Drought may hurt future salmon runs

The Associated Press

YAKIMA — Good water years in the late 1990s likely mean good migratory fish runs in state rivers next year.

"Things are looking really favorable for a lot of different species in a lot of different watersheds," Doug Williams, a spokesman for the state Department of Fish and Wildlife in Olympia, said Friday.

In the Yakima River Basin, biologists are anticipating a large return of spring chinook salmon in 2002, which would be the third consecutive year.

"There is no question the last two runs are the result of some really good water years in the mid- to late 1990s," said Jeff Thomas, a biologist for the U.S. Fish and Wildlife Service here.

The chum run in the Puget Sound area looks potentially strong for next year, based on the numbers of 3-year-olds, or chum jacks, returning this year, Williams said. Most chum return from the Pacific Ocean at age 4.

"We had really good freshwater survival conditions in 1998 and 1999 just about everywhere in Western Washington — fairly mild winters without a lot of flooding, plenty of water, a lot of excellent habitat and a lot of good conditions for fish to grow up in," Williams said.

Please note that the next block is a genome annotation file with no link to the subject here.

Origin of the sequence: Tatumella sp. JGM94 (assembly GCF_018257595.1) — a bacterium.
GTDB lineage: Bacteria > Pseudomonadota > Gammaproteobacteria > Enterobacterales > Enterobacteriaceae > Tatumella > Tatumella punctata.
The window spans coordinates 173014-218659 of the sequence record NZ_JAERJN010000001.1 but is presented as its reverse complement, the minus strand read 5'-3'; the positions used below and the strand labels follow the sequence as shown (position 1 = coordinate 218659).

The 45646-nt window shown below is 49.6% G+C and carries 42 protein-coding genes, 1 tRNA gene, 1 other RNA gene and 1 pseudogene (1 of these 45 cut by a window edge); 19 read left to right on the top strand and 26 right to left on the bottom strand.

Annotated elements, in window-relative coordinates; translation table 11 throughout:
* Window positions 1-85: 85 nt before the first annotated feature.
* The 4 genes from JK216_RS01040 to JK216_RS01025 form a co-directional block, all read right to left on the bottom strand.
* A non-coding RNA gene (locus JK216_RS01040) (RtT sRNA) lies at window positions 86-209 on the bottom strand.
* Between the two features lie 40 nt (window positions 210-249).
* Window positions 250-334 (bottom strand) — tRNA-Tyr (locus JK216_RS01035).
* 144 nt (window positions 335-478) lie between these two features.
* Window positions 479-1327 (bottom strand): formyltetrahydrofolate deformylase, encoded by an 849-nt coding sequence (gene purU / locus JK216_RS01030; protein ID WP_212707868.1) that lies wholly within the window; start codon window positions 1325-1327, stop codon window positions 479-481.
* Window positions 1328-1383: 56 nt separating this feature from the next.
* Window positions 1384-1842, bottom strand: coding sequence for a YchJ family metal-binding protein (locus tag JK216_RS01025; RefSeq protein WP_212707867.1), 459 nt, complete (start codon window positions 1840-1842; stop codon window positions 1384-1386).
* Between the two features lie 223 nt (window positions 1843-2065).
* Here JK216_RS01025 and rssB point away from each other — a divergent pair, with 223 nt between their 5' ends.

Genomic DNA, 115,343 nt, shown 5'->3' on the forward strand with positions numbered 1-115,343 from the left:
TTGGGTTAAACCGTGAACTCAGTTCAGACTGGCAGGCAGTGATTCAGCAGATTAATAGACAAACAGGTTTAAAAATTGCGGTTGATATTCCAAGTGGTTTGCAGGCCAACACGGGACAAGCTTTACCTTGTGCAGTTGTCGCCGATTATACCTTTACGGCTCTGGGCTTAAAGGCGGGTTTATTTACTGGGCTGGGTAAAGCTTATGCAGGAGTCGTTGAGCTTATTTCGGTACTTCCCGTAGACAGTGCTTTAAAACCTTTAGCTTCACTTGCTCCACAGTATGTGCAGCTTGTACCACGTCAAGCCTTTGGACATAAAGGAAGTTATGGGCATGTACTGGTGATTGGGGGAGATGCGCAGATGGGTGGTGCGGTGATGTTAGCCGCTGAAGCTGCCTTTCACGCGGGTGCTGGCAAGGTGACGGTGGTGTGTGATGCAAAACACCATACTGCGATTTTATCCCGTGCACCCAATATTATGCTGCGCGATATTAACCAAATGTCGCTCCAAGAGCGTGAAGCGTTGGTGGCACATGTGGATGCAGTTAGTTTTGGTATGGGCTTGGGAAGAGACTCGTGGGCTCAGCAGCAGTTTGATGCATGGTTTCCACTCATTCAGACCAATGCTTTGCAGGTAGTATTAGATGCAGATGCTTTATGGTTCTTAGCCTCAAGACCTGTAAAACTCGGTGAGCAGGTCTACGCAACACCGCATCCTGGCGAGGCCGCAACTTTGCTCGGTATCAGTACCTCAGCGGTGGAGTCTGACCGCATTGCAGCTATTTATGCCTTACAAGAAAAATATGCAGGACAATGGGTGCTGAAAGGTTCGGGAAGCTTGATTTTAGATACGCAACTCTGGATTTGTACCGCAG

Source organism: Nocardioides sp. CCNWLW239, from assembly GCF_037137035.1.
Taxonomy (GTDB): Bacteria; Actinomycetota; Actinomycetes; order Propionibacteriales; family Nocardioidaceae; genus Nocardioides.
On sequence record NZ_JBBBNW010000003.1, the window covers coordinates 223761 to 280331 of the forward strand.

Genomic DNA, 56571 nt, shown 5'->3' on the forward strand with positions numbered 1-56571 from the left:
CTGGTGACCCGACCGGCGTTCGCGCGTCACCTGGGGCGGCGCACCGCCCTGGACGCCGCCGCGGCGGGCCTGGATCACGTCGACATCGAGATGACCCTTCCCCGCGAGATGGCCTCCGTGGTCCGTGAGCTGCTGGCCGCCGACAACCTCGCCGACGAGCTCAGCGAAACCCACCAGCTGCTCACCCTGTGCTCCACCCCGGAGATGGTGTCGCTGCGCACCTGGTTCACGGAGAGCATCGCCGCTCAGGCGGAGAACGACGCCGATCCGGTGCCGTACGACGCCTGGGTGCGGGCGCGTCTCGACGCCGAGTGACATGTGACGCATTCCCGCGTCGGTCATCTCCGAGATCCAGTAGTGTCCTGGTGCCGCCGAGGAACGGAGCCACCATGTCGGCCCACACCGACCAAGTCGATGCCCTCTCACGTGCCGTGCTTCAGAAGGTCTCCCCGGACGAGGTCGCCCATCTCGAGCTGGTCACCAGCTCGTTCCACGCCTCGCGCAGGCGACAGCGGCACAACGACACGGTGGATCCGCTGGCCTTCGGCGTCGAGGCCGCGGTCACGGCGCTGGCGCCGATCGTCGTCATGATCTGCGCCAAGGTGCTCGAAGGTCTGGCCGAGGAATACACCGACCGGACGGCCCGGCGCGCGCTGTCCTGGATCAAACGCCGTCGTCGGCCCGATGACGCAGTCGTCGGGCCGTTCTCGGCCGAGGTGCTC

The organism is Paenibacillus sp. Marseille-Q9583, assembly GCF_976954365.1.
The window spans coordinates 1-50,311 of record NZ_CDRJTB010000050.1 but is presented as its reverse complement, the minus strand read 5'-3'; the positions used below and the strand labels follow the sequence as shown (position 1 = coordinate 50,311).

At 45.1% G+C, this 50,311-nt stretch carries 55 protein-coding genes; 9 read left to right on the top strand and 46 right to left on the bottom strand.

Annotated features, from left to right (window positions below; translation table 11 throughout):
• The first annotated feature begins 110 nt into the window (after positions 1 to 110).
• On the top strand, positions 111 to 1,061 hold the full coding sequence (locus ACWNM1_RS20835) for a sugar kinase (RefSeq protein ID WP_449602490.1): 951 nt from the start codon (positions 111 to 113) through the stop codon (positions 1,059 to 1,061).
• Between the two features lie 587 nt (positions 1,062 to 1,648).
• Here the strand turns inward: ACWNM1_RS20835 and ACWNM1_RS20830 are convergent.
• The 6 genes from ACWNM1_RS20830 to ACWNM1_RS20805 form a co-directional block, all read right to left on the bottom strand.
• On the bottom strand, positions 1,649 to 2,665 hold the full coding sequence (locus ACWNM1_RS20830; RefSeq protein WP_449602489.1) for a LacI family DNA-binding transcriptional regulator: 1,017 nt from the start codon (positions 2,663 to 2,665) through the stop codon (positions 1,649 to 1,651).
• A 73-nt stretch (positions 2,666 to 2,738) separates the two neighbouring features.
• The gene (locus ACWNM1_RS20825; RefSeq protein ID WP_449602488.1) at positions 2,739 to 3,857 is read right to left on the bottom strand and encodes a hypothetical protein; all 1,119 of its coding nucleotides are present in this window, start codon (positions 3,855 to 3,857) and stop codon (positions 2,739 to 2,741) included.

The number of juvenile fish, or smolts, migrating to the Pacific in 1998 and 1999 was high, and they found good marine conditions — a lot of food and few of the predators that are sometimes drawn by ocean currents pushing warm water north.

In the Columbia River Basin, "the big question is always water over the dams — how much water do we have to flush smolts over the dams?" Williams said.

Again, there were good water years in Eastern Washington, beginning in 1995.

"If you can get the fish down the river and into those favorable ocean survival conditions, that would indicate we should have decent returns on everything — chinook, coho and steelhead," Williams said.

In the Yakima River, about 21,000 adult spring chinook crossed the Prosser Dam this year, headed upstream to spawn. It was the largest return run since the 1950s. Last year, the run topped 19,000 adults.

Most of the chinook returning this year were hatched in early 1998.

But there is concern that should the drought of 2001 persist, it could affect future fish runs.

The Yakima basin had drought from 1992 through 1994, and the number of salmon nests counted by biologists dropped to 221 in 1995, the fewest since the counts began in 1981.

Preliminary statistics from the Yakama Nation show the number of nests this year dropped to 4,179 from 4,723 last year, and low water flows and higher river temperatures are probably to blame, said John Easterbrooks, a regional fish program manager for the state Department of Fish and Wildlife here.

The conditions probably increased the rate of fish deaths that occurred before spawning, he said.

"Warm water delays the onset of spawning and causes the metabolic rate to be higher, and they use up their energy supplies faster. It also worsens disease problems," Easterbrooks said.

Copyright ©2001 Associated Press. All rights reserved. This material may not be published, broadcast, rewritten, or redistributed.

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